In a previous post I showed a way to calculate the total distance of a GPX track using Scala’s foldLeft. Continuing my current hobby of exploring the new Java 8 lambdas and streams API I thought I would see how the functional approach translated to Java.

To recap, a GPX track is just a sequence of latitude, longitude pairs. The first problem is that Java doesn’t have Scala’s handy tuples so we need a custom class to represent a point.

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class Point { public final double lat; public final double lon; public Point(double lat, double lon) { this.lat = lat; this.lon = lon; } } |

My first thought was to use the reduce method on the Stream interface but given the slightly more complicated requirement to keep track of both the total distance and the previous point I ended up implementing a custom Collector. From the Javadoc a Collector is:

A mutable reduction operation that accumulates input elements into a mutable result container, optionally transforming the accumulated result into a final representation after all input elements have been processed. Reduction operations can be performed either sequentially or in parallel.

The Collector interface has three type parameters: T is the type of input elements to the reduction operation, A is the mutable accumulation type of the reduction operation and R is the result type of the reduction operation.

In our case, the input elements are Points and the result type is a Double (distance in miles). We just need a mutable accumulation type to keep track of the total distance and the last point in the track. Here it is:

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class Result { private Point previousPoint; private double totalDistance = 0.0; } |

So we have an input type and an accumulation type. Now we can implement the Collector which uses the haversine formula to calculate great circle distance between each point in the track and put it all together:

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package com.davidkeen.test; import com.google.common.collect.ImmutableList; import java.util.Collections; import java.util.List; import java.util.Set; import java.util.function.BiConsumer; import java.util.function.BinaryOperator; import java.util.function.Function; import java.util.function.Supplier; import java.util.stream.Collector; public class GpxDistanceCalculator { public static class Point { public final double lat; public final double lon; public Point(double lat, double lon) { this.lat = lat; this.lon = lon; } } private static class Result { private Point previousPoint; private double totalDistance = 0.0; } public static class GpxCollector implements Collector<Point, Result, Double> { public static double haversineDistance(Point pointA, Point pointB) { double deltaLat = Math.toRadians(pointB.lat - pointA.lat); double deltaLong = Math.toRadians(pointB.lon - pointA.lon); double a = Math.pow(Math.sin(deltaLat / 2), 2) + Math.cos(Math.toRadians(pointA.lat)) * Math.cos(Math.toRadians(pointB.lat)) * Math.pow(Math.sin(deltaLong / 2), 2); double greatCircleDistance = 2 * Math.atan2(Math.sqrt(a), Math.sqrt(1 - a)); return 3958.761 * greatCircleDistance; } @Override public Supplier<Result> supplier() { return Result::new; } @Override public BiConsumer<Result, Point> accumulator() { return (accumulator, entry) -> { if (accumulator.previousPoint != null) { accumulator.totalDistance += haversineDistance(accumulator.previousPoint, entry); } accumulator.previousPoint = entry; }; } @Override public BinaryOperator<Result> combiner() { // Should not be processed in a parallel stream return null; } @Override public Function<Result, Double> finisher() { return accumulator -> accumulator.totalDistance; } @Override public Set<Characteristics> characteristics() { return Collections.emptySet(); } } public static void main(String[] args) { List<Point> track = new ImmutableList.Builder<Point>() .add(new Point(51.168437004089355, -0.648922920227051)) .add(new Point(51.16805076599121, -0.64918041229248)) .add(new Point(51.16757869720459, -0.64995288848877)) .build(); double distance = track.stream().collect(new GpxCollector()); System.out.println("Total distance: " + distance + " miles"); } } |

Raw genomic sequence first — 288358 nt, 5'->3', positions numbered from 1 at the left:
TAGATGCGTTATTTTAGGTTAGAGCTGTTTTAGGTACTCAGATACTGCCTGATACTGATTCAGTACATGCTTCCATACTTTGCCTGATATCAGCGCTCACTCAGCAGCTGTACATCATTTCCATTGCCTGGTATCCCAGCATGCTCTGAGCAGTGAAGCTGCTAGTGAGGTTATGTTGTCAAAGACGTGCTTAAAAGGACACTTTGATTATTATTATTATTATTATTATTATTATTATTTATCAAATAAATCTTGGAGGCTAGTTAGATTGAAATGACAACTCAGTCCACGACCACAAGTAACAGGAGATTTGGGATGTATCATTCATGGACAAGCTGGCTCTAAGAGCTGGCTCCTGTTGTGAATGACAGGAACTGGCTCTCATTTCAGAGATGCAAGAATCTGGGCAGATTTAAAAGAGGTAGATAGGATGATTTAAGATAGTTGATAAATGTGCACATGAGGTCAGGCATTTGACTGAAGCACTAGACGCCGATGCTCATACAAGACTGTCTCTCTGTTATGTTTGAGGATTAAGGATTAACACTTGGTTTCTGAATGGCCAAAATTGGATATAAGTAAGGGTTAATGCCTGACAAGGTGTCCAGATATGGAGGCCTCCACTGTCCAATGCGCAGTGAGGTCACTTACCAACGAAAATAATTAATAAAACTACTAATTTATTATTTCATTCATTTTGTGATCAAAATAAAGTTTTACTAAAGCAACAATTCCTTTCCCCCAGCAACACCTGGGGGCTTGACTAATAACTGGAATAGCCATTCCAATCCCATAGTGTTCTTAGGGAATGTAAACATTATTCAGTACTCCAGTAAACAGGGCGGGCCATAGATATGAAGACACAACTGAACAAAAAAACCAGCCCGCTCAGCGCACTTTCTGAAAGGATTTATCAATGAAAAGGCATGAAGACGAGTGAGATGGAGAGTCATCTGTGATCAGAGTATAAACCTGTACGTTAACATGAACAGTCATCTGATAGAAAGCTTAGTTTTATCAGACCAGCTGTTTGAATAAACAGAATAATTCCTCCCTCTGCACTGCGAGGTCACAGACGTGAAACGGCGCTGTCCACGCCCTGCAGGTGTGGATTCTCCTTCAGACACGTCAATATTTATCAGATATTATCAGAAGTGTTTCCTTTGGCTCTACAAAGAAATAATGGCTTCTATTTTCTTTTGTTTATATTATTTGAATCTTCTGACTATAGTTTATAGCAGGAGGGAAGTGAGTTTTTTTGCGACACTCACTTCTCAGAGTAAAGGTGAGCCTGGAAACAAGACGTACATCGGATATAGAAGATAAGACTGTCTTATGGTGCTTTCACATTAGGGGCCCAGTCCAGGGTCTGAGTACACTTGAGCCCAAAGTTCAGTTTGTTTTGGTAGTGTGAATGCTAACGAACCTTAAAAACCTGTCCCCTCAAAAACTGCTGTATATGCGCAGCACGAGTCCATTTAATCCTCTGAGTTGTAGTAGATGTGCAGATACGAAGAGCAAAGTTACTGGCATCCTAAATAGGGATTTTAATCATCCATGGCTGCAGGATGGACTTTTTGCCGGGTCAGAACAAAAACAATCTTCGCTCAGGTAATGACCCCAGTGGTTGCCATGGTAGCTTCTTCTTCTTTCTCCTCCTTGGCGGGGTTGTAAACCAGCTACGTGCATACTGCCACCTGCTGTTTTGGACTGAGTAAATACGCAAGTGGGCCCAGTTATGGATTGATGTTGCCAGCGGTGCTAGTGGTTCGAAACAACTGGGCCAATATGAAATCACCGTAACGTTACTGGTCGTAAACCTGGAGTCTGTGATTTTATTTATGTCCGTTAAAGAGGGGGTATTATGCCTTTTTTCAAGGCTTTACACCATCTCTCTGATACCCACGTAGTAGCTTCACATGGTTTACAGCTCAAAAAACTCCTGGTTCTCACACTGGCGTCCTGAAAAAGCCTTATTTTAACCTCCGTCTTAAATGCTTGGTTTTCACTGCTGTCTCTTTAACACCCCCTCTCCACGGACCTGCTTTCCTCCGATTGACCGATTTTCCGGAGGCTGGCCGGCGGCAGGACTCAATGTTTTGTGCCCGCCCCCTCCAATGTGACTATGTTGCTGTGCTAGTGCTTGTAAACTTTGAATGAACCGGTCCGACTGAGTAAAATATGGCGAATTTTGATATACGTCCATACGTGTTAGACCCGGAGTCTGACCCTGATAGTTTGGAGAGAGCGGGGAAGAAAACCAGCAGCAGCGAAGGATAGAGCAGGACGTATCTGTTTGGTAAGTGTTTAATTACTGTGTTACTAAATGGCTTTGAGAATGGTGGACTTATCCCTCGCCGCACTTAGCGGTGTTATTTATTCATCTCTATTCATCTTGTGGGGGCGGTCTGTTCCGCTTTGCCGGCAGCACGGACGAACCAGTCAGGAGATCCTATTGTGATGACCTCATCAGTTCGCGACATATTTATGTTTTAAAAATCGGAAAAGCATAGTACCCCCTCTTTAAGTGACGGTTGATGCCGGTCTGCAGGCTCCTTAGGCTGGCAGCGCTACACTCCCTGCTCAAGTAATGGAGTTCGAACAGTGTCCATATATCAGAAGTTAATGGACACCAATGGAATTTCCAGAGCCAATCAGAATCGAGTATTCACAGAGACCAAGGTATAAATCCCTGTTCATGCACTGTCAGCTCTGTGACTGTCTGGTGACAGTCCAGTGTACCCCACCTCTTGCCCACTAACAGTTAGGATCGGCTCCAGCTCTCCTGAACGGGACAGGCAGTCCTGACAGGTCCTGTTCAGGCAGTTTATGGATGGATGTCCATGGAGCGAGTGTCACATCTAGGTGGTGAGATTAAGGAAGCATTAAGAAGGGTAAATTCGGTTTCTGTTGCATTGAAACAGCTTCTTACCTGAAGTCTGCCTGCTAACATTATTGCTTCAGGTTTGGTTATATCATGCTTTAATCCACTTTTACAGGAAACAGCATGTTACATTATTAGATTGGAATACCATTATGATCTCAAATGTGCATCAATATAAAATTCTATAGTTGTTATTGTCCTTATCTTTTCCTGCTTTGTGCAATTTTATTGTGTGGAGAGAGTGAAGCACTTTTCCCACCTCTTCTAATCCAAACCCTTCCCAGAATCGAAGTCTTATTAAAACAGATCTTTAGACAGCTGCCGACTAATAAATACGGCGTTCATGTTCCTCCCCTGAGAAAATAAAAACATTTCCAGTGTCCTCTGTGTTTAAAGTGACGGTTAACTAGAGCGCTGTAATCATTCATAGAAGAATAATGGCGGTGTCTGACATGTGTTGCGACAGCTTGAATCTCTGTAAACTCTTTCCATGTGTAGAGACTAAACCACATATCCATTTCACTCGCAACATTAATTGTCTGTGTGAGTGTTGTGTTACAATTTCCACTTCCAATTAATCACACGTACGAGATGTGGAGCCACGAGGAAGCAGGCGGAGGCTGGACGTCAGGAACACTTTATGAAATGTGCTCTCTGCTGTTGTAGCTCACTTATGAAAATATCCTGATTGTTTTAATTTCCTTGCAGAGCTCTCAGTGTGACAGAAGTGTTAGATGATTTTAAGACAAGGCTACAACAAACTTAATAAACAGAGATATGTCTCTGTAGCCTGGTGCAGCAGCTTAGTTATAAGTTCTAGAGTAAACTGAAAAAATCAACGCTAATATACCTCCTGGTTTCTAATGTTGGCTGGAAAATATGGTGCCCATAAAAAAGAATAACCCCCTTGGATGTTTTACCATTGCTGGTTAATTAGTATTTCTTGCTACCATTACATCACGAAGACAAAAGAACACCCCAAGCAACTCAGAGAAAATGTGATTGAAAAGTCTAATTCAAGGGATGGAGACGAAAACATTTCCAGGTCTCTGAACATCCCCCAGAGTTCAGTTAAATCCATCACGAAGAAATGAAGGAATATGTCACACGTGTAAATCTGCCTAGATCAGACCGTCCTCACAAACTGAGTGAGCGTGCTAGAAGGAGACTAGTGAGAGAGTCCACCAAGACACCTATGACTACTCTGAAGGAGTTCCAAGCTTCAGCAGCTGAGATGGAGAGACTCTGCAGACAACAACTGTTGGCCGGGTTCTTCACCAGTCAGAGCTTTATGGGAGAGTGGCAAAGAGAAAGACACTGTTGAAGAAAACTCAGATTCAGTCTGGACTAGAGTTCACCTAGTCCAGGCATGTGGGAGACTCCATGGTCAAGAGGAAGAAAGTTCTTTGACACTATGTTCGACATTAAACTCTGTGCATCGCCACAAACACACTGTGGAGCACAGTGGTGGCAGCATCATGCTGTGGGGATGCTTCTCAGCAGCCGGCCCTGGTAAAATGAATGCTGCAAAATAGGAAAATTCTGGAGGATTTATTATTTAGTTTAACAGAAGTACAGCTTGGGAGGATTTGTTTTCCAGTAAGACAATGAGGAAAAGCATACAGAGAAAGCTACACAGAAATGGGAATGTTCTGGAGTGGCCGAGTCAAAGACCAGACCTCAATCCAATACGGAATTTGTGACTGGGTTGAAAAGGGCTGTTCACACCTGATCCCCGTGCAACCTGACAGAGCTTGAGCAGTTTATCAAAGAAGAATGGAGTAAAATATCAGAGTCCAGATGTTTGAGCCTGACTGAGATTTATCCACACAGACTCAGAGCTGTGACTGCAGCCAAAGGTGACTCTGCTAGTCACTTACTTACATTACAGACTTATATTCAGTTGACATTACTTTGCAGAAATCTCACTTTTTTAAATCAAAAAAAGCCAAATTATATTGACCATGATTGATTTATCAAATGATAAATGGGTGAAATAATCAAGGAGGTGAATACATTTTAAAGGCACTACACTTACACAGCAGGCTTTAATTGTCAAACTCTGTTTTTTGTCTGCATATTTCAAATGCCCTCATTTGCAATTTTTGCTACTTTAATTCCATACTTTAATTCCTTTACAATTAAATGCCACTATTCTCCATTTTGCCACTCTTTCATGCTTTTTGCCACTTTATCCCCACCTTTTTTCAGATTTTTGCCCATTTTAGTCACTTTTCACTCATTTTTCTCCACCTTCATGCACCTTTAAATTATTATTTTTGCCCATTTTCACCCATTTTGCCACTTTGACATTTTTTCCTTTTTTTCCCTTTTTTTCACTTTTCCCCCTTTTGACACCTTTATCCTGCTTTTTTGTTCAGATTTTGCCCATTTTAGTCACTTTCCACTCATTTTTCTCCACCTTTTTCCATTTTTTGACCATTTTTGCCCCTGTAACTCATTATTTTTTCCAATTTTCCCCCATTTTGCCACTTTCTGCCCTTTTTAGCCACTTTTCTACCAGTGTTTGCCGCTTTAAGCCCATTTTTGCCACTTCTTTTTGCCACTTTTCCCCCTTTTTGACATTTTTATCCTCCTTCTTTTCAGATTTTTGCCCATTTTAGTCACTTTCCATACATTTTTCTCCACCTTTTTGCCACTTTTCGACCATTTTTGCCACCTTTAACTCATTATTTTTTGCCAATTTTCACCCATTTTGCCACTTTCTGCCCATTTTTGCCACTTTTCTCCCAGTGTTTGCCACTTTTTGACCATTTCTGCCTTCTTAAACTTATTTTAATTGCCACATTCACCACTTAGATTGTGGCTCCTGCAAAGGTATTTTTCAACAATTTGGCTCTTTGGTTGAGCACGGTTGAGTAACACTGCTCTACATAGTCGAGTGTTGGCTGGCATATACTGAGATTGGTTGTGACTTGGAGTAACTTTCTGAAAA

So given that we need to implement a Point class and a custom Collector the end result isn’t quite as concise as Scala but it’s still a nice functional way of processing the list. Unfortunately we can’t take advantage of parallel streams as the points have to be processed in order. The more I use Java 8’s new streams and lambdas the more I like them and Collectors are a nice way of customising reduction.